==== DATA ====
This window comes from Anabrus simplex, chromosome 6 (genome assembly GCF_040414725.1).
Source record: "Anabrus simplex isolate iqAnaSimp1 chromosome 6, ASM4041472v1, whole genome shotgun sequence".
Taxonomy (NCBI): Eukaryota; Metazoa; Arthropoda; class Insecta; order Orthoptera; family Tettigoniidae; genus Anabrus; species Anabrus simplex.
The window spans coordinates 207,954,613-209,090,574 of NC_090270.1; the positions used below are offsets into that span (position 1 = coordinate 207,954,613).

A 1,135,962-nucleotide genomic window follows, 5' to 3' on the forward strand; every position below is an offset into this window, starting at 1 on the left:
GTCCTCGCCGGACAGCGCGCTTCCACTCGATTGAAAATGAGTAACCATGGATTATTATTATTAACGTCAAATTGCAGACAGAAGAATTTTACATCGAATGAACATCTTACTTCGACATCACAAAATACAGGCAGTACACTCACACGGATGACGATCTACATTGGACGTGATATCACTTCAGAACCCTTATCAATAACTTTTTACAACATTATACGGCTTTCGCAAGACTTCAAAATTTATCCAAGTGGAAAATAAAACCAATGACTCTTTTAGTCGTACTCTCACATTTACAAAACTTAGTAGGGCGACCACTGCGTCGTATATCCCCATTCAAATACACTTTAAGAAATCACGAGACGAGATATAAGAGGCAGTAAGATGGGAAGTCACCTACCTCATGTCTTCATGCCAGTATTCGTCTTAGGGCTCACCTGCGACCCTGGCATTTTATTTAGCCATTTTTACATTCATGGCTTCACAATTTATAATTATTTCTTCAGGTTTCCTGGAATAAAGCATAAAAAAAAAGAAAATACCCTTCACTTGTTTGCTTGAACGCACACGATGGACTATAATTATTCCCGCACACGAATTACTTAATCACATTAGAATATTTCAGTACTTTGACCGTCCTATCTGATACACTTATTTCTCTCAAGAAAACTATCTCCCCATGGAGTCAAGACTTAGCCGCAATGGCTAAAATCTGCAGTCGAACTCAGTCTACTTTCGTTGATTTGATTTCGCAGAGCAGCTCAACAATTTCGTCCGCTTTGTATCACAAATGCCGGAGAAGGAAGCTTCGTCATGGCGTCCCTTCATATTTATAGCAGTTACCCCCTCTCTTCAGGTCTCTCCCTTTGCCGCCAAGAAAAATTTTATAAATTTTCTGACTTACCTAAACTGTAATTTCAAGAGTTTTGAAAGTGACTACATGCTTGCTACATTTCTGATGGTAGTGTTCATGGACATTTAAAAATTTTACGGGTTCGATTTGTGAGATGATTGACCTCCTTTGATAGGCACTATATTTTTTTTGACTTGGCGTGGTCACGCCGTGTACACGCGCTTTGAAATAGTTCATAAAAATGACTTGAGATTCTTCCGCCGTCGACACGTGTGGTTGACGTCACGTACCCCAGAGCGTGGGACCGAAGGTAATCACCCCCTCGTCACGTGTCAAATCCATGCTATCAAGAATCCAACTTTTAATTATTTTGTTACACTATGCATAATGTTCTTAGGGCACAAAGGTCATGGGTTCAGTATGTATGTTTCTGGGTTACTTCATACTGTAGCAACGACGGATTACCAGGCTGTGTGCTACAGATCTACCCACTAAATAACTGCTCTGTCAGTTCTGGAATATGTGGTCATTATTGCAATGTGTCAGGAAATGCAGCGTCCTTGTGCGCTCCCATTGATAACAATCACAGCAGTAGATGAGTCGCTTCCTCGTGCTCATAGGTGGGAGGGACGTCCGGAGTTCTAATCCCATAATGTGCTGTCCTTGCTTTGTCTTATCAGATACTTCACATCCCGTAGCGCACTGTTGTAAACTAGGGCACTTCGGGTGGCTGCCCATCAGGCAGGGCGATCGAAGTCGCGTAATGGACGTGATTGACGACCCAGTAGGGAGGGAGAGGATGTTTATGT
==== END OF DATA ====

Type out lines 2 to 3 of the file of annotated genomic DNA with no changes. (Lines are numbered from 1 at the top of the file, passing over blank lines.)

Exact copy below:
Source record: "Anabrus simplex isolate iqAnaSimp1 chromosome 6, ASM4041472v1, whole genome shotgun sequence".
Taxonomy (NCBI): Eukaryota; Metazoa; Arthropoda; class Insecta; order Orthoptera; family Tettigoniidae; genus Anabrus; species Anabrus simplex.